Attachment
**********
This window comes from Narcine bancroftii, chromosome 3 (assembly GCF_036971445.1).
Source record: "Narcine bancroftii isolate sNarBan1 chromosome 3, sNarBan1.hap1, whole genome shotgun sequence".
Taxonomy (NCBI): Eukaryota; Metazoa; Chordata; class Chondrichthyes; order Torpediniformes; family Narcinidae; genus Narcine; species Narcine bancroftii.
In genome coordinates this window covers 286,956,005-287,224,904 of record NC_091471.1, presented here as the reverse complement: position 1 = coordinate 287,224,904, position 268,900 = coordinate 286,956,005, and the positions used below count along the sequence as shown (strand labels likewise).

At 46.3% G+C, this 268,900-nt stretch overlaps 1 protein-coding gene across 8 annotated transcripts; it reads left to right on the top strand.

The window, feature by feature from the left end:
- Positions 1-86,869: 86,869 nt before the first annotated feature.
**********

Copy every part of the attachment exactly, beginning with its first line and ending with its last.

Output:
This window comes from Narcine bancroftii, chromosome 3 (assembly GCF_036971445.1).
Source record: "Narcine bancroftii isolate sNarBan1 chromosome 3, sNarBan1.hap1, whole genome shotgun sequence".
Taxonomy (NCBI): Eukaryota; Metazoa; Chordata; class Chondrichthyes; order Torpediniformes; family Narcinidae; genus Narcine; species Narcine bancroftii.
In genome coordinates this window covers 286,956,005-287,224,904 of record NC_091471.1, presented here as the reverse complement: position 1 = coordinate 287,224,904, position 268,900 = coordinate 286,956,005, and the positions used below count along the sequence as shown (strand labels likewise).

At 46.3% G+C, this 268,900-nt stretch overlaps 1 protein-coding gene across 8 annotated transcripts; it reads left to right on the top strand.

The window, feature by feature from the left end:
- Positions 1-86,869: 86,869 nt before the first annotated feature.